Later, after my father died, Ursula’s social life contracted to bridge, international cinema and a handful of friends, of whom only Helga survives. She did not complain but reassembled a borrowed posse of staff at her beloved beach in Cannes and an assortment of favored doormen, supers, waiters and concierges around the world.
My mother was a creature of habit. Not like “I enjoy going regularly to my favorite restaurant,” but more “I want to eat there every single night.” As Steve likes to observe, I have certainly inherited some of this DNA, but not like Ursula! Every year from when my father died in 1973 until her broken hip in 2015, my mother stayed for two months every summer in the same French resort town, in the same hotel and in the very same room!
A word about Ursula’s remarkable gift for language. She spoke her native German, and English and French and Spanish and Portuguese FLUENTLY, and could hold her own in Russian, Polish and Hebrew – which she set about learning “for fun” in her 80s. I used to, rather uncharitably, tell her than she had nothing to say in 10 languages, but this was, of course, very unfair, as she had a lot to say, often repeatedly. It frustrated Ursula greatly that she could not understand Finnish since other languages came to her so easily. Whereas, I am happy to take a relaxing mental snooze while my Finnish wife Maarit speaks her inscrutable language to her parents, it frustrated my mother no end.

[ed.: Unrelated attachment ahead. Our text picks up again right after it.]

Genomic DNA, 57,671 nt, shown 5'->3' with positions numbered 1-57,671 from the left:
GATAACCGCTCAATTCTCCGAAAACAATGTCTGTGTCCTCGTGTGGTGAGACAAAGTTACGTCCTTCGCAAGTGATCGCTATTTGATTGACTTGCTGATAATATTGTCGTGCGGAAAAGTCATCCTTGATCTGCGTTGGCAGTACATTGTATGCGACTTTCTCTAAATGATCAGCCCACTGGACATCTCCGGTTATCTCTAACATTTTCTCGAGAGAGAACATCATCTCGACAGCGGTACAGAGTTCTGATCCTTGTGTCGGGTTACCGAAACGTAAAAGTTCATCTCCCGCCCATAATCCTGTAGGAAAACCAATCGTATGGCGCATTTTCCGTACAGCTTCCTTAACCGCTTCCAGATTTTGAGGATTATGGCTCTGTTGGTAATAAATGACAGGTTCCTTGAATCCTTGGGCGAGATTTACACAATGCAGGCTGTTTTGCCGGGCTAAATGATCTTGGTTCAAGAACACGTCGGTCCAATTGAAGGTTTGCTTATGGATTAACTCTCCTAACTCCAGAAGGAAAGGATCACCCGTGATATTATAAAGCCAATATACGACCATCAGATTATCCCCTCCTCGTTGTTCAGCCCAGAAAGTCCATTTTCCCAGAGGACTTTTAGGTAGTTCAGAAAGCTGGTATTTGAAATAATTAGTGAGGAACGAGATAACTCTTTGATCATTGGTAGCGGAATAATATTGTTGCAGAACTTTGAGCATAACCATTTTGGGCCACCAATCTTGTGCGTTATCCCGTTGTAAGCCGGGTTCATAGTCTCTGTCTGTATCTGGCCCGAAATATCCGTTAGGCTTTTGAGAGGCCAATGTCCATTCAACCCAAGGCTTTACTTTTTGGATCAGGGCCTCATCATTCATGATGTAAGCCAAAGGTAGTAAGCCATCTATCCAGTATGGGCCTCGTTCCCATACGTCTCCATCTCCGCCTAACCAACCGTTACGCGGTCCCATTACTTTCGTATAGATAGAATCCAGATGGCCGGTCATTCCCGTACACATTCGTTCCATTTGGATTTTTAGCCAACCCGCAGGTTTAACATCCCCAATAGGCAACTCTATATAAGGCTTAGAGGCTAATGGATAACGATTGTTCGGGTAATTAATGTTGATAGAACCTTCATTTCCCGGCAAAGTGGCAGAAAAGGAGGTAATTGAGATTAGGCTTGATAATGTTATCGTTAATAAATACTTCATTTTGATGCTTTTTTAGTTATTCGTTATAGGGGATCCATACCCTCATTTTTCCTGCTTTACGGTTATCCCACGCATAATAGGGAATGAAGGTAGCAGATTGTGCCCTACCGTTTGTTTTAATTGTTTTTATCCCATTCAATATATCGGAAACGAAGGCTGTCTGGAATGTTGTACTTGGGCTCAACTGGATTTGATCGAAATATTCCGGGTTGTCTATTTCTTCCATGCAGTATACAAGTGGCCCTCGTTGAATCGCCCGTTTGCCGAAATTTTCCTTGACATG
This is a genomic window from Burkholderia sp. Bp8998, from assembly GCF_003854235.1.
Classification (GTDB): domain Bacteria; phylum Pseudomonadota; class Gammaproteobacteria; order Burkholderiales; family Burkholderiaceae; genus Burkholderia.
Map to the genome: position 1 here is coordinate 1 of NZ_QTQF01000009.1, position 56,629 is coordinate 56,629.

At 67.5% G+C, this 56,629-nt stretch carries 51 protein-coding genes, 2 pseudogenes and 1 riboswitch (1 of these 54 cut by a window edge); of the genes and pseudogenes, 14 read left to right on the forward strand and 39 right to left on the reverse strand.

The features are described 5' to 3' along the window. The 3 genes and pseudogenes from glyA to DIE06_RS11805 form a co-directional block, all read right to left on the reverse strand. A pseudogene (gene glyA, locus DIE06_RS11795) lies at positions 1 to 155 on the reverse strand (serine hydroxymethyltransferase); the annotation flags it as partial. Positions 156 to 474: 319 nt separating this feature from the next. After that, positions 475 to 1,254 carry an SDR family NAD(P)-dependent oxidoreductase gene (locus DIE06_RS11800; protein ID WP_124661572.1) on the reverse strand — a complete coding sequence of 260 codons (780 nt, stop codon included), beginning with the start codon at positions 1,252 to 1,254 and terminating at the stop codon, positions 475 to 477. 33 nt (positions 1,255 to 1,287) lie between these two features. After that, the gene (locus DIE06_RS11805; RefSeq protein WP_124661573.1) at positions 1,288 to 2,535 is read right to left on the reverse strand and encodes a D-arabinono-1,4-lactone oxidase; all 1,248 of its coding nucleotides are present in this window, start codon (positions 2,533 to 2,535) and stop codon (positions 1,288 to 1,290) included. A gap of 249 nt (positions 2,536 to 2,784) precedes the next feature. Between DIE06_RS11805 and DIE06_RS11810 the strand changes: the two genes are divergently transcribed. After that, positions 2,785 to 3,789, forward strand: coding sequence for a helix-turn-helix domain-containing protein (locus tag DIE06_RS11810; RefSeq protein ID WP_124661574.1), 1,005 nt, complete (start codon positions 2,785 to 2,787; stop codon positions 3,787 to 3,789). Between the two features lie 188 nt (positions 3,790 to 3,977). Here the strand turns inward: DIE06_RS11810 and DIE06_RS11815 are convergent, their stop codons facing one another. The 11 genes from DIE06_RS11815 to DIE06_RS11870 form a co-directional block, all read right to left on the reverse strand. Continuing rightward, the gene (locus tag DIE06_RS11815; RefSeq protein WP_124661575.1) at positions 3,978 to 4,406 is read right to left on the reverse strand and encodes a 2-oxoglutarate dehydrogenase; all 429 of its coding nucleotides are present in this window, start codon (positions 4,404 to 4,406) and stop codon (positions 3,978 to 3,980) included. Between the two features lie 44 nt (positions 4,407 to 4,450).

This brings me to Maarit. My wife routinely asks me to mention her in my talks or blog posts which, like my appearance at the 2019 Consensus Blockchain conference, involves major oratory gymnastics. Not so here. I can confidently tell you that the single best thing I ever did for my mother in my life was to marry Maarit. She was not only incredible at the end of Ursula’s life; she was incredible day-to-day over their 33 years together.
I will end this remembrance of my mother with a relatively recent episode that captured both her playful spirit and her secret for a long healthy life. Four summers ago, Ursula broke her hip in a fall in the street in France and thereafter her cherished independence but also her loneliness ended. After excellent orthopedic surgery my mother was admitted to a rehab facility behind the town of Antibes to regain mobility. I, of course, was only too happy to volunteer to stay for the month of September to perfect my tennis, skiing and cycling, not to mention rosé drinking. My friend Joe, being the mate he is, spent a week with me. On one of my daily, but admittedly brief, visits to Ursula at the Maison de Re-education, Joe and I smuggled a bottle of good vodka and three shot glasses into the otherwise dry rehab facility. This permitted my mother to maintain her nightly custom of a full shot of vodka before dinner — a potion to which she ascribed miraculous medicinal powers. This episode may have been the second nicest thing I ever did for my mom, as even in her last days on earth she was telling this story to the nursing staff in the hospital.
A life well-lived.